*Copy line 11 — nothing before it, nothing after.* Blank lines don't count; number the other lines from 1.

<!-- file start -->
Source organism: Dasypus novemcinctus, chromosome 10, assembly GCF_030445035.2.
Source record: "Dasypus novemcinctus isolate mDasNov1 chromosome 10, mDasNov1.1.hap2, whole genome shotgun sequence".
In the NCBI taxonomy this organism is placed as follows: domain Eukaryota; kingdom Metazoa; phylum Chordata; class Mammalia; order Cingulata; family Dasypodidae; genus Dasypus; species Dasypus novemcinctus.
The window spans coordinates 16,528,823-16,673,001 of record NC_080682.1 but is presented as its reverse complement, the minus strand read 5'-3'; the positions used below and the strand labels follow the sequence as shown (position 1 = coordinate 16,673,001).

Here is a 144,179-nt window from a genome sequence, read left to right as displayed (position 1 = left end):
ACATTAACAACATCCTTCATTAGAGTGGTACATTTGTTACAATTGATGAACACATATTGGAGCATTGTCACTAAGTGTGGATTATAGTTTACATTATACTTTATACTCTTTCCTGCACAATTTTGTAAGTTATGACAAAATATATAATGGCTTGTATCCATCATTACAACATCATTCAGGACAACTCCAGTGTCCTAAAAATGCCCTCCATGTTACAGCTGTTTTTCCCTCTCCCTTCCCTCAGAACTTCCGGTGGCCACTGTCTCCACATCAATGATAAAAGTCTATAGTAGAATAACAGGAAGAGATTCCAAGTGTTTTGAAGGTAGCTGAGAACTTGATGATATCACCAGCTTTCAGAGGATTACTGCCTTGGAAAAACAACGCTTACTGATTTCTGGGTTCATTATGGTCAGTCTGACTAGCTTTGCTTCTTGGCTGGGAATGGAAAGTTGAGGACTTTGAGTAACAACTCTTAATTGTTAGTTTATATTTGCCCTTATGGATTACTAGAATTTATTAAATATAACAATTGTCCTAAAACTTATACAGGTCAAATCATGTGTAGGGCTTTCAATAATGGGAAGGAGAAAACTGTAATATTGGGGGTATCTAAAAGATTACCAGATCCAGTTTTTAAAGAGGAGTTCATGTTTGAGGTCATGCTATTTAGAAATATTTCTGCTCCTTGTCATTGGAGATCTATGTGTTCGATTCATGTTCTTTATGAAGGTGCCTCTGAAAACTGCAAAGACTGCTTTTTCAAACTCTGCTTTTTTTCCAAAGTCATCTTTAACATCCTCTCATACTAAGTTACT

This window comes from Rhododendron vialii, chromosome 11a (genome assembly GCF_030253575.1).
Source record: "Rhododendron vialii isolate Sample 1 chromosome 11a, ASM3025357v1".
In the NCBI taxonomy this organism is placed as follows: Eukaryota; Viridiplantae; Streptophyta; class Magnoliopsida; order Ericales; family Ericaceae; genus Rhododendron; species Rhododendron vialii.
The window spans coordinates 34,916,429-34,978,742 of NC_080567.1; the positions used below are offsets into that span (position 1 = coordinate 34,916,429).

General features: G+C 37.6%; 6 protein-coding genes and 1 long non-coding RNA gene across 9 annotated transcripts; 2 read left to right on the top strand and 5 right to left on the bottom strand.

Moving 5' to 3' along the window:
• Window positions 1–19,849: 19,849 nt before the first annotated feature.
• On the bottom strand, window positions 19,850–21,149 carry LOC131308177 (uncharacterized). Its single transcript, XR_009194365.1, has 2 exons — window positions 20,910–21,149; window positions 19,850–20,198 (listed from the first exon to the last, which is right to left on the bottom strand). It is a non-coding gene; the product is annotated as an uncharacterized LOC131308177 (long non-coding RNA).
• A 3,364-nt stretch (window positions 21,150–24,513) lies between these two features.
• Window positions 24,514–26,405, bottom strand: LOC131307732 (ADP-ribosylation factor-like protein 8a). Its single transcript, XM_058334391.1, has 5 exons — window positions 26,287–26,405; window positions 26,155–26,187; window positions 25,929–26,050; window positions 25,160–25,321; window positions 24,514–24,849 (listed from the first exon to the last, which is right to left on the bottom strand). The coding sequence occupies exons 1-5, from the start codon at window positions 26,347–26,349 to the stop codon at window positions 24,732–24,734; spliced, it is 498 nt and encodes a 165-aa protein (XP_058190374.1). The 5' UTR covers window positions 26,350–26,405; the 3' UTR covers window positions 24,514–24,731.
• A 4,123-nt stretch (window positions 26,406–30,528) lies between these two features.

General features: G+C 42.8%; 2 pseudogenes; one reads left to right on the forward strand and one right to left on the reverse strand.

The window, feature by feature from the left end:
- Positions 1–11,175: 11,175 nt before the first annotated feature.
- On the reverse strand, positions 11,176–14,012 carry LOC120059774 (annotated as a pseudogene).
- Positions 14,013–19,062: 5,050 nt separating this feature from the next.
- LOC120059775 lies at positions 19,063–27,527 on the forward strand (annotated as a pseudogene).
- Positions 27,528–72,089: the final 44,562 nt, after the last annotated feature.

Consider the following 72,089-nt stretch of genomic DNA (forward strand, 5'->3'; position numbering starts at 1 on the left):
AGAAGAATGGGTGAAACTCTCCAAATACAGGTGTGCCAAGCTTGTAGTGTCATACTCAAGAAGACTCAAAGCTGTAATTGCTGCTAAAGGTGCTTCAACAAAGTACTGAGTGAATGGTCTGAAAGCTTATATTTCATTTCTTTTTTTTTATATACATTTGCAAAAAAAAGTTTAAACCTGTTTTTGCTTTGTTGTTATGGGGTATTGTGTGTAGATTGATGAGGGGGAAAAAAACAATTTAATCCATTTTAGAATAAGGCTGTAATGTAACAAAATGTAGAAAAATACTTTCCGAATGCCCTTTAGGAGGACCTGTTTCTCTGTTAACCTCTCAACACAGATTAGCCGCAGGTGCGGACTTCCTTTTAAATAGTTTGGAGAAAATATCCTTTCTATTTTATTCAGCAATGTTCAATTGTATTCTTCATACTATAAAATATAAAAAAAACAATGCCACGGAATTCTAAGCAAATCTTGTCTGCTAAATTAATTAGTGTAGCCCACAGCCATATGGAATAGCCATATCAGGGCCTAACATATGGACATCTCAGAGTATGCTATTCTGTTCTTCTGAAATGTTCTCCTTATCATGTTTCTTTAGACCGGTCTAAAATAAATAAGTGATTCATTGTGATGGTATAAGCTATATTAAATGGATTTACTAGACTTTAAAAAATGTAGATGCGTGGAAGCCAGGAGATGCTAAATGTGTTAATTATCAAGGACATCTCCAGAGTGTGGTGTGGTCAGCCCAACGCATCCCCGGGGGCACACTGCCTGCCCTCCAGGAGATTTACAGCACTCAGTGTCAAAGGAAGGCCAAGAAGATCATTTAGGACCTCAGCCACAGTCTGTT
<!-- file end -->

General features: G+C 37.6%; 6 protein-coding genes and 1 long non-coding RNA gene across 9 annotated transcripts; 2 read left to right on the top strand and 5 right to left on the bottom strand.